There is of course a catch to avoiding the IT department. The tools used must support the types of data law enforcement agencies collect.   Public security data is often unstructured (witness statements or intelligence reports for instance) and traditional reporting tools struggle with this format.  Your visualization solution should ideally include text analysis tools and the ability to merge text (unstructured) and traditional (structured) data.

It’s also important that the data be managed in an automated manner (captured, transformed and delivered) that doesn’t require manual intervention. Duplicative data must also be handled differently than a mail order catalog company might. As criminals don’t particularly care about offering “one version of the truth” your databases need to capture all the variations of names and addresses that might be out there. Retaining the error, after all, could be important evidence.

Here are some examples of visual analytics in action:

  • One European city was able to demonstrate the reduction in traffic accidents after employing analytics and data visualization to locate accident hot spots and add traffic calming measures. The visual analytic component helped sell the unpopular traffic calming measures to an initially reluctant public.
  • Burglars frequently like to work in one area or against one type of business or residence. Data visualization helps police departments make sense of these connections. Is there an uptick in stolen copper wiring within a six-block radius of a recently paroled burglar? Do apparently random garage break-ins actually share a previously hidden modus operandi?
  • A local U.S. community can easily share data on perpetrators with property managers, allowing them to make decisions about re-signing tenants. In addition, a quick search of any address in the community provides critical information on building structure and access points important in the event of criminal event or fire.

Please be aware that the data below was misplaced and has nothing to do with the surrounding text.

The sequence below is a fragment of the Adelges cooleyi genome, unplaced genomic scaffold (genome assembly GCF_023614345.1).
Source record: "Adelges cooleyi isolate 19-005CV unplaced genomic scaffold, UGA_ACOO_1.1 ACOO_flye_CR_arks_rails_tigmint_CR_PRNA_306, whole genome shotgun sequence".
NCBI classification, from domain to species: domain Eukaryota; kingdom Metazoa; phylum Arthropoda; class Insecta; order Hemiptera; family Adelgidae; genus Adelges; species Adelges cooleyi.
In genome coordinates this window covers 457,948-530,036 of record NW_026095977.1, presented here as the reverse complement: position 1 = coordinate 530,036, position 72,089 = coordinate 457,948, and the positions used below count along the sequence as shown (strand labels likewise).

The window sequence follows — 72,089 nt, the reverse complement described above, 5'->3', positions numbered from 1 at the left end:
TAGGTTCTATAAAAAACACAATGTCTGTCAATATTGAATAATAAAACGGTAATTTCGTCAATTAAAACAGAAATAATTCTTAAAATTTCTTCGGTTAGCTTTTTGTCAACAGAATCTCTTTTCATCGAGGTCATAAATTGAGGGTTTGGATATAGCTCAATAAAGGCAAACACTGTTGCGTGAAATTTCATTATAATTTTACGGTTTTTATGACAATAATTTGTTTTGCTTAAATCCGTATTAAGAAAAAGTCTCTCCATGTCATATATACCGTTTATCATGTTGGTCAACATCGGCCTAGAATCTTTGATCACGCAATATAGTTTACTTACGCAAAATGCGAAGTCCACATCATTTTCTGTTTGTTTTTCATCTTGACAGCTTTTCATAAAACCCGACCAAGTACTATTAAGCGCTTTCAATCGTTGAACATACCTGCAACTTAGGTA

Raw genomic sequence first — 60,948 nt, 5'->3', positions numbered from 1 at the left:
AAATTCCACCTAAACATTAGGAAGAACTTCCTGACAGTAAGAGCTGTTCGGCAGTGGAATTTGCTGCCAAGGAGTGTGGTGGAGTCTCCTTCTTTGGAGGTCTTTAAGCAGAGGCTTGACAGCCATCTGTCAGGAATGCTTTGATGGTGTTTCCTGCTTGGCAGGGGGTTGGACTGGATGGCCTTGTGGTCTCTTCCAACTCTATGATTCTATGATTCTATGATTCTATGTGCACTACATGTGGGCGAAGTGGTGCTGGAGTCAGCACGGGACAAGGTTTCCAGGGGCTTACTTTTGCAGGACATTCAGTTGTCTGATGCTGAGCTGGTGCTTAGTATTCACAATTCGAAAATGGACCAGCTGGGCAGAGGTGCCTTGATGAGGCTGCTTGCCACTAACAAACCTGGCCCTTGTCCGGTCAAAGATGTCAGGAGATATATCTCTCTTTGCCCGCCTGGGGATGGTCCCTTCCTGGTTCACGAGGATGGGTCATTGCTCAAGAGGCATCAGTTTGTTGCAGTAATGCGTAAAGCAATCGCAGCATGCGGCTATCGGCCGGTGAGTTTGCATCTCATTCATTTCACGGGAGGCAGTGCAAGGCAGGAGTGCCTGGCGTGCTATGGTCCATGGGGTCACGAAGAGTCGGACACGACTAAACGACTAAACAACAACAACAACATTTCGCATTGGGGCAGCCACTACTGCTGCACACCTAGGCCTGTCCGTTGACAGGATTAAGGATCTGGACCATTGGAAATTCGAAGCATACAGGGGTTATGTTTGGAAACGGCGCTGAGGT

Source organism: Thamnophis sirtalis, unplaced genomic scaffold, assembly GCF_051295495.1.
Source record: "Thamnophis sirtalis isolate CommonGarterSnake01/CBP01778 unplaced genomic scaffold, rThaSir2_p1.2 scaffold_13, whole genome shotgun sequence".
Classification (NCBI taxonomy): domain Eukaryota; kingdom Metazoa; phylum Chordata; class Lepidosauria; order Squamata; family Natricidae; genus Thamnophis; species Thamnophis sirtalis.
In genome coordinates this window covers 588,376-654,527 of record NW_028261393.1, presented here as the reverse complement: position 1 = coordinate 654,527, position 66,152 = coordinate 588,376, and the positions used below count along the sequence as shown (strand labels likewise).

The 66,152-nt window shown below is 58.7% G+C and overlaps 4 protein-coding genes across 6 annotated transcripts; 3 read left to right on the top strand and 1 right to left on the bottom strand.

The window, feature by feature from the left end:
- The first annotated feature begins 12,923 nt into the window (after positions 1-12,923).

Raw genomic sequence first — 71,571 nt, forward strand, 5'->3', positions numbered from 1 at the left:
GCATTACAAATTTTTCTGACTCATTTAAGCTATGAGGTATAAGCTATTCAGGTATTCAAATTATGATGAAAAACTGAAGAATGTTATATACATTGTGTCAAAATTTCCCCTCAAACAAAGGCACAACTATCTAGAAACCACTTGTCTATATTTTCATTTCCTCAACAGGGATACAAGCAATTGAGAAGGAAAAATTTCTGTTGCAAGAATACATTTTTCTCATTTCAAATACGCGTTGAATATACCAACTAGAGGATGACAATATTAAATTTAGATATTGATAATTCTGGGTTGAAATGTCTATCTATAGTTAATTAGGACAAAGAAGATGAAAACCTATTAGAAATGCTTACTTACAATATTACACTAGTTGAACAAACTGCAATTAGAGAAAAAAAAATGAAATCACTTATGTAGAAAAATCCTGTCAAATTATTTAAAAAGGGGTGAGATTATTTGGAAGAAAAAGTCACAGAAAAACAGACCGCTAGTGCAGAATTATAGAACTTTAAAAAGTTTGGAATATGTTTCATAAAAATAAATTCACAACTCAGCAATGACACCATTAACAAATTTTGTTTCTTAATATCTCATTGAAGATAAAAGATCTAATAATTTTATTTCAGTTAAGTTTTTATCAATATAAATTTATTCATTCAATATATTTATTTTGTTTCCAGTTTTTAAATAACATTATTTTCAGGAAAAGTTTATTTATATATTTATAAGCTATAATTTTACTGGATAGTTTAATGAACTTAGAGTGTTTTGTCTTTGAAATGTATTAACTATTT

• By merging data from multiple databases and allowing law enforcement to access info in a mobile format one U.S. state is less likely to let parolees and wanted criminals who encounter law enforcement slip through the cracks. Automated watch lists let law enforcement officials monitor changes in offender status.

Data visualization technology can bring benefits to almost everyone within law enforcement – and the benefits extend into the wider community. The more police are able to see the big picture, the higher the likelihood of crime getting solved quickly. In an era when retailers can anticipate what a shopper wants, the public expects law enforcement to be able to predict and stop crime. And the shift in focus within agencies from solving crime to preventing it is well underway.

The key is using information in a way that isn’t complicated or walled off from other resources. Integration with other agencies, and other types of community records is critical. Black box solutions that work on one piece of the puzzle ramp up the cost without providing the necessary return on investment.